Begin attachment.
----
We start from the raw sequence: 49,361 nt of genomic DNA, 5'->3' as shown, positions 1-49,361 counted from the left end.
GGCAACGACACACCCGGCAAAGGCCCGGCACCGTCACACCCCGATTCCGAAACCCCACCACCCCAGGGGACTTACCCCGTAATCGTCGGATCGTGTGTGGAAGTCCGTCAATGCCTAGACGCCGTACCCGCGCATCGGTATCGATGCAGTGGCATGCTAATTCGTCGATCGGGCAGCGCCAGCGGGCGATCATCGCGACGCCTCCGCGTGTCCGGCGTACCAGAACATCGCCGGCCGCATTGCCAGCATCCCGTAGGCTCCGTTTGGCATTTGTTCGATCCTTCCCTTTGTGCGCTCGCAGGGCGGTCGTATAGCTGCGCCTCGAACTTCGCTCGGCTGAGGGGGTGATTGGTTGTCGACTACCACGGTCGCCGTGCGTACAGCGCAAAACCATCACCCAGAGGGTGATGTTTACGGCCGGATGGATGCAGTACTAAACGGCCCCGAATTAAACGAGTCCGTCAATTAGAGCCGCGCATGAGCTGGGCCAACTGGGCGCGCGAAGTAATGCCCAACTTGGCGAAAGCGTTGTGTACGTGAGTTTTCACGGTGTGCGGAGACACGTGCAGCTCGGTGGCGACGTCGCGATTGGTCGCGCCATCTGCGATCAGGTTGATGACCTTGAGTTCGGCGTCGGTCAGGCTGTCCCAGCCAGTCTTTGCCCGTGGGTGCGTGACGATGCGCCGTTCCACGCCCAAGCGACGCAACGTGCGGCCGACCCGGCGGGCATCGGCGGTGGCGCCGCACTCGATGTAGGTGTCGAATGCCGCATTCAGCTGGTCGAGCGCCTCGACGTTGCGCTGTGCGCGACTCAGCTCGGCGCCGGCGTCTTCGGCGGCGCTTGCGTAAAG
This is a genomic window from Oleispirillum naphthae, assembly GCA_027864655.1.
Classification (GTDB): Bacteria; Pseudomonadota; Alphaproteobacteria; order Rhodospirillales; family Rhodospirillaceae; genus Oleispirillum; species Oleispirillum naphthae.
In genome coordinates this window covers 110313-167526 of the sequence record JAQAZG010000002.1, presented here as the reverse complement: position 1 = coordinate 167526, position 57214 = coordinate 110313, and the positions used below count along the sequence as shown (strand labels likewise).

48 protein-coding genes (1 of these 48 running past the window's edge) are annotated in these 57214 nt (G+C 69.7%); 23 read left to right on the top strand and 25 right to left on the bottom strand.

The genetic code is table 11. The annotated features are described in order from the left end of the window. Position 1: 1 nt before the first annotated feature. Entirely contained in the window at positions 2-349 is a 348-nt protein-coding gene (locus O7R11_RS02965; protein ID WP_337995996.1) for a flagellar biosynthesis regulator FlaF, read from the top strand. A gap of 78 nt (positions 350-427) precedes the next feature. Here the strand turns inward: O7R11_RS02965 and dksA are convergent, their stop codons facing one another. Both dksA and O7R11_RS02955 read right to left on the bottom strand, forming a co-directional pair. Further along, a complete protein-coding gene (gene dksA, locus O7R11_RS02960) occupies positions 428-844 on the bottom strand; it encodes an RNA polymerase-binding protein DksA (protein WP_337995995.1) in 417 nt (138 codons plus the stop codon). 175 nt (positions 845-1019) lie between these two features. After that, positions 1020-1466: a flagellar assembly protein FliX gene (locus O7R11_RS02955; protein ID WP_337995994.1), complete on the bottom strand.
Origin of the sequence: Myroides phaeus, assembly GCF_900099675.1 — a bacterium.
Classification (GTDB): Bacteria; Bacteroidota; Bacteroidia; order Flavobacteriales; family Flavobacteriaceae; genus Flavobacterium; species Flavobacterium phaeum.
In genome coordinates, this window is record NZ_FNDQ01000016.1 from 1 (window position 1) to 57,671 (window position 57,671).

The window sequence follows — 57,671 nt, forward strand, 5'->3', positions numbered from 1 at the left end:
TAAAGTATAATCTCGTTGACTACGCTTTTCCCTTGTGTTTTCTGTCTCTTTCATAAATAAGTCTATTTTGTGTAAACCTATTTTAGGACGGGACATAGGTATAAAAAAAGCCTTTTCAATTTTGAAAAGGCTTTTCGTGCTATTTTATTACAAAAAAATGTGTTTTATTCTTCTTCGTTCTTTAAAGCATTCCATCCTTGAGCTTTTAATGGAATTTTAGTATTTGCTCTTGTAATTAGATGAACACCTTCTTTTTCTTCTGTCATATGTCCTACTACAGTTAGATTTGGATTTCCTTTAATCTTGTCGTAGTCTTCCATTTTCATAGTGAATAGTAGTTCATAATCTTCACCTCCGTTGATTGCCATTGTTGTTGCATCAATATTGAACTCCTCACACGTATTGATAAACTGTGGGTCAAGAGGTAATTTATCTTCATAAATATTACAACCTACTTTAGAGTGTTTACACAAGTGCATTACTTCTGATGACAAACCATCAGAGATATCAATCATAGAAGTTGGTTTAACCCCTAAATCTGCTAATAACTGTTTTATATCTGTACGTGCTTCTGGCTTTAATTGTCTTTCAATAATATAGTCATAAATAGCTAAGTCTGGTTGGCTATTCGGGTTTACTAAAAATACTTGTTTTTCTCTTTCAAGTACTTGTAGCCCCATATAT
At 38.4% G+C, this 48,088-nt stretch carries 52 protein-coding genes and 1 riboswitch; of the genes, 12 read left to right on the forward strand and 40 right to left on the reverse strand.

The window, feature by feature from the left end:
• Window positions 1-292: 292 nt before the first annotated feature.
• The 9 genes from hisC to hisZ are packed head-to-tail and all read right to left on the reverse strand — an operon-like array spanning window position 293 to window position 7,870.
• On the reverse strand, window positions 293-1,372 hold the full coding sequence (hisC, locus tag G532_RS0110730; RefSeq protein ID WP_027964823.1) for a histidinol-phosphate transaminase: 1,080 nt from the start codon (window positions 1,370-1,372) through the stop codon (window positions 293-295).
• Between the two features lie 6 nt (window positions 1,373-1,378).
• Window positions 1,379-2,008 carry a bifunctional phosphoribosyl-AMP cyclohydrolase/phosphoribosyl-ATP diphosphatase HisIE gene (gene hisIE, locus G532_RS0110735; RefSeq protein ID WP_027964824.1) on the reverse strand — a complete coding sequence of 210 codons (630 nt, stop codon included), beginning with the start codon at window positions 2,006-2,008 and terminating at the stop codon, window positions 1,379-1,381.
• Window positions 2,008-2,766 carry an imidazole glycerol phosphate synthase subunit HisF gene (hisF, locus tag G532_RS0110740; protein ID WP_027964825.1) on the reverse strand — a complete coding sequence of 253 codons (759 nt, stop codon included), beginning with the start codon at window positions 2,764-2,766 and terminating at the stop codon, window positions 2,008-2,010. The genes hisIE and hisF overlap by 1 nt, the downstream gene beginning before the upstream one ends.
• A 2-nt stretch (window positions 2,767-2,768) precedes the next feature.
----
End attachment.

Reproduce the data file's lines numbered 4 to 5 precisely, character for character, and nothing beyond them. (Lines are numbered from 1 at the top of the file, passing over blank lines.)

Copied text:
Classification (GTDB): Bacteria; Pseudomonadota; Alphaproteobacteria; order Rhodospirillales; family Rhodospirillaceae; genus Oleispirillum; species Oleispirillum naphthae.
In genome coordinates this window covers 110313-167526 of the sequence record JAQAZG010000002.1, presented here as the reverse complement: position 1 = coordinate 167526, position 57214 = coordinate 110313, and the positions used below count along the sequence as shown (strand labels likewise).